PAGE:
I would like to say a few words about the importance of the non-partisan nature with which all members of the House have approached Bill S-226. On an issue as fundamental and as important to Canadians as the defence of human rights, it is uplifting to see we can all work together.

In particular, I would like to thank our Minister of Foreign Affairs who so proactively engaged on this file; Senator Andreychuk from the other place, for her passion in bringing this legislation forward; the member for Selkirk—Interlake—Eastman for all of his hard work; and the Chair and members of the House of Commons Standing Committee on Foreign Affairs and International Development for their diligence and perseverance and their unanimous report which provided invaluable guidance for the legislation.

I would also like to thank Marcus Kolga. His facilitation and advocacy has been invaluable.

Finally, I would like to thank Magnitsky legislation champion Bill Browder, who I came to know during this process. His relentless and principled efforts to honour the memory of his friend Sergei Magnitsky is enshrined in this legislation.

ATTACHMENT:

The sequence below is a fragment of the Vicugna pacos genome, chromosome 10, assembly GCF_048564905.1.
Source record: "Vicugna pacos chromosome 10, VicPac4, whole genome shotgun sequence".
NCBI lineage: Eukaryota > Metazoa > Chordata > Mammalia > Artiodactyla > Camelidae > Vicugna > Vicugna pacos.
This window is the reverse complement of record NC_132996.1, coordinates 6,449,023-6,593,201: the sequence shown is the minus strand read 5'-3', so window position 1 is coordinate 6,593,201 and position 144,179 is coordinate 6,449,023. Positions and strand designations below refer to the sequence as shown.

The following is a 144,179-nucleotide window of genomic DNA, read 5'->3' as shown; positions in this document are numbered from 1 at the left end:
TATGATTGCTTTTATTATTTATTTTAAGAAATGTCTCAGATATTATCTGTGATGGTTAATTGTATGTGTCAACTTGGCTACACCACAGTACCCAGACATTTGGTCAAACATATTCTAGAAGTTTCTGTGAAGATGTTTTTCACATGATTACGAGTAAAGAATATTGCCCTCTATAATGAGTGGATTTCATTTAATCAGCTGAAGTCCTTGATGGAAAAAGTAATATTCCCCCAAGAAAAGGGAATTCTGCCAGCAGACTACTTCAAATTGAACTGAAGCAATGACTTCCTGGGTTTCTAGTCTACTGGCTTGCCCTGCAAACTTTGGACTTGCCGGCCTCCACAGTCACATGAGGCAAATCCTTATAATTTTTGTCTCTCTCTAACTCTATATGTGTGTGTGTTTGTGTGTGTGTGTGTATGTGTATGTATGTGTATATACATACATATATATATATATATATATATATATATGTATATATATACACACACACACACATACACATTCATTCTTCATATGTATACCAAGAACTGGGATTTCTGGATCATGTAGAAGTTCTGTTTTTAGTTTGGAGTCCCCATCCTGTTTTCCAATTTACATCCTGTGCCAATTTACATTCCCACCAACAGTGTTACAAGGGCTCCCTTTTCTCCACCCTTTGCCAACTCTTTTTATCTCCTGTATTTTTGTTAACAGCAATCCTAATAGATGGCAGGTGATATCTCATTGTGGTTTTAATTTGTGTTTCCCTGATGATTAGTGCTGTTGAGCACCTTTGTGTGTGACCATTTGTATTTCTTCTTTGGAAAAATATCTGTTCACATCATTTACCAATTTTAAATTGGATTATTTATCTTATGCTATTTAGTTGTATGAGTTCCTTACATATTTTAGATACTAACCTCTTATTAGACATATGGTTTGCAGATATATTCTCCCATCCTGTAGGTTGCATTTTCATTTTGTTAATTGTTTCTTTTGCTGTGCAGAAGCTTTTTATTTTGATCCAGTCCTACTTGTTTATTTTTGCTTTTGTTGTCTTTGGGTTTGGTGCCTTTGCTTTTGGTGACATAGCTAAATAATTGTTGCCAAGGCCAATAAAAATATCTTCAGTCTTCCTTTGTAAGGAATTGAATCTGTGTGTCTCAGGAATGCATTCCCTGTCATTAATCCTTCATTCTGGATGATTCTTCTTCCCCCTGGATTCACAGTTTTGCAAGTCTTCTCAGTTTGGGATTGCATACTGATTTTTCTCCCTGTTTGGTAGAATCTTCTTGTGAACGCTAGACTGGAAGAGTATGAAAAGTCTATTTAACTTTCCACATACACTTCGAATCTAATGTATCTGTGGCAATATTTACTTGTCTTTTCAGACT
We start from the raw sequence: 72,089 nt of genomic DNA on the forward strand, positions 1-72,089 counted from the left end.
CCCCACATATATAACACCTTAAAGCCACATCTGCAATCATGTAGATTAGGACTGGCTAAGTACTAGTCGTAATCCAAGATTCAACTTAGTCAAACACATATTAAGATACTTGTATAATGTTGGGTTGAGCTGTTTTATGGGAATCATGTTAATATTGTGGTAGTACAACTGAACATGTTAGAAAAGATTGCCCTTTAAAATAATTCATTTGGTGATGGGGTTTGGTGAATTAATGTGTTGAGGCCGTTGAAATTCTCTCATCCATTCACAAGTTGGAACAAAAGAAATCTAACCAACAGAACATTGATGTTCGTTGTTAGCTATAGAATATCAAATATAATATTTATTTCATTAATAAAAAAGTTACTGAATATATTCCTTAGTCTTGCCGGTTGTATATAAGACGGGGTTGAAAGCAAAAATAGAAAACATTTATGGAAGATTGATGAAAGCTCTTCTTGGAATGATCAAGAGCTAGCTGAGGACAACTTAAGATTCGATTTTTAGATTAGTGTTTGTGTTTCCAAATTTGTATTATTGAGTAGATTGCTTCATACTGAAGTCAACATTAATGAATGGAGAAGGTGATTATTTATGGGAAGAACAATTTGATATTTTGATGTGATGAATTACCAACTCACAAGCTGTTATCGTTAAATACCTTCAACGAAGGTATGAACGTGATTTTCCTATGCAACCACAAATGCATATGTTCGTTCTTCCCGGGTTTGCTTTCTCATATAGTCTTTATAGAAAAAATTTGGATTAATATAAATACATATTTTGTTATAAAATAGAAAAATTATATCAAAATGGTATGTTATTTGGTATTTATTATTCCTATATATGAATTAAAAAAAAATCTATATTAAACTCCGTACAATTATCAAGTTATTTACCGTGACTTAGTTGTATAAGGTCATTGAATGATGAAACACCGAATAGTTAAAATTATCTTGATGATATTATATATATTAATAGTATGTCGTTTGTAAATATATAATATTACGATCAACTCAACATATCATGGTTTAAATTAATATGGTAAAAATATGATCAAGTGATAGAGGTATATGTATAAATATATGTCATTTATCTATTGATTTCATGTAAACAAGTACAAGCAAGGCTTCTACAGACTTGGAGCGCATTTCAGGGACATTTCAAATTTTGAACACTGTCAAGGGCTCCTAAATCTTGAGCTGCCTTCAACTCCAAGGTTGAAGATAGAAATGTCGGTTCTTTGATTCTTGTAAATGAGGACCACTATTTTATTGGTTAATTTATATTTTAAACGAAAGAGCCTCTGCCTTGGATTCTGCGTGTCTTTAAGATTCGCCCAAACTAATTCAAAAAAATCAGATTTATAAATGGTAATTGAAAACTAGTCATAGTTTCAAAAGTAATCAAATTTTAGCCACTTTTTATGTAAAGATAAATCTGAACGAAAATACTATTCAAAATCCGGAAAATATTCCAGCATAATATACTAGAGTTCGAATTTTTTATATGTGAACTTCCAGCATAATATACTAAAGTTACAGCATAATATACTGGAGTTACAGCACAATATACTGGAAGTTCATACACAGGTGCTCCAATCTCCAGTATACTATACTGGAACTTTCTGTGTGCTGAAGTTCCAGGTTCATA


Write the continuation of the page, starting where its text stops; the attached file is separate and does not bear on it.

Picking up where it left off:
I would also like to thank Natasha and Nikita, the wife and son of Sergei Magnitsky. Their husband and father was by profession a skilled lawyer and principled auditor. However, within this lawyer and auditor resided a hero who would shine a light on the darkness of a corrupt regime. He sacrificed himself and his future for the future of the Russian people.

Вечная ему память.

[May his memory be eternal.]